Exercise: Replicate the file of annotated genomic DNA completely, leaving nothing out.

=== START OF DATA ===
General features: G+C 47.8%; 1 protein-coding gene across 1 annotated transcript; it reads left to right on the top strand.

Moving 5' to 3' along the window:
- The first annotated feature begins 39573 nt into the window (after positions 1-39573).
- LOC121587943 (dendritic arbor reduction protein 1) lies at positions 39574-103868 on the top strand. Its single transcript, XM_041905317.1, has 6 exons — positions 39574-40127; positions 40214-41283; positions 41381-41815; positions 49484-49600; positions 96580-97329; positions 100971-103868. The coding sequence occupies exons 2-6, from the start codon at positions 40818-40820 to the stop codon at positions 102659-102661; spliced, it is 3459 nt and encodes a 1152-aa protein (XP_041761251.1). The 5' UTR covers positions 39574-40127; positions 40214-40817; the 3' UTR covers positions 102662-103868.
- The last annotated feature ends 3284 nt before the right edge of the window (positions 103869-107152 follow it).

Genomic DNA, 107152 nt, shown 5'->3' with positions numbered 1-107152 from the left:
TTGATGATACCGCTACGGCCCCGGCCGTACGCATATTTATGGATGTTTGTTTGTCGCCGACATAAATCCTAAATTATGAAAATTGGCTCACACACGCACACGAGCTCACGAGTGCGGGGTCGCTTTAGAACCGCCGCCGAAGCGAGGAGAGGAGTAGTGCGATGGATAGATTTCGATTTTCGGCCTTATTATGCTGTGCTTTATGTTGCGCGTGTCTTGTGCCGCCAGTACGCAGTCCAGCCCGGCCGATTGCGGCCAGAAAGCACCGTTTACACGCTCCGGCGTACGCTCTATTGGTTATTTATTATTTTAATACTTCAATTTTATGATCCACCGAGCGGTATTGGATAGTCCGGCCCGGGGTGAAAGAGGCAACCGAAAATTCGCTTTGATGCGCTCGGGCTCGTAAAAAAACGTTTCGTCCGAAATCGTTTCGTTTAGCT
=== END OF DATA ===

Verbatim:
General features: G+C 47.8%; 1 protein-coding gene across 1 annotated transcript; it reads left to right on the top strand.

Moving 5' to 3' along the window:
- The first annotated feature begins 39573 nt into the window (after positions 1-39573).
- LOC121587943 (dendritic arbor reduction protein 1) lies at positions 39574-103868 on the top strand. Its single transcript, XM_041905317.1, has 6 exons — positions 39574-40127; positions 40214-41283; positions 41381-41815; positions 49484-49600; positions 96580-97329; positions 100971-103868. The coding sequence occupies exons 2-6, from the start codon at positions 40818-40820 to the stop codon at positions 102659-102661; spliced, it is 3459 nt and encodes a 1152-aa protein (XP_041761251.1). The 5' UTR covers positions 39574-40127; positions 40214-40817; the 3' UTR covers positions 102662-103868.
- The last annotated feature ends 3284 nt before the right edge of the window (positions 103869-107152 follow it).

Genomic DNA, 107152 nt, shown 5'->3' with positions numbered 1-107152 from the left:
TTGATGATACCGCTACGGCCCCGGCCGTACGCATATTTATGGATGTTTGTTTGTCGCCGACATAAATCCTAAATTATGAAAATTGGCTCACACACGCACACGAGCTCACGAGTGCGGGGTCGCTTTAGAACCGCCGCCGAAGCGAGGAGAGGAGTAGTGCGATGGATAGATTTCGATTTTCGGCCTTATTATGCTGTGCTTTATGTTGCGCGTGTCTTGTGCCGCCAGTACGCAGTCCAGCCCGGCCGATTGCGGCCAGAAAGCACCGTTTACACGCTCCGGCGTACGCTCTATTGGTTATTTATTATTTTAATACTTCAATTTTATGATCCACCGAGCGGTATTGGATAGTCCGGCCCGGGGTGAAAGAGGCAACCGAAAATTCGCTTTGATGCGCTCGGGCTCGTAAAAAAACGTTTCGTCCGAAATCGTTTCGTTTAGCT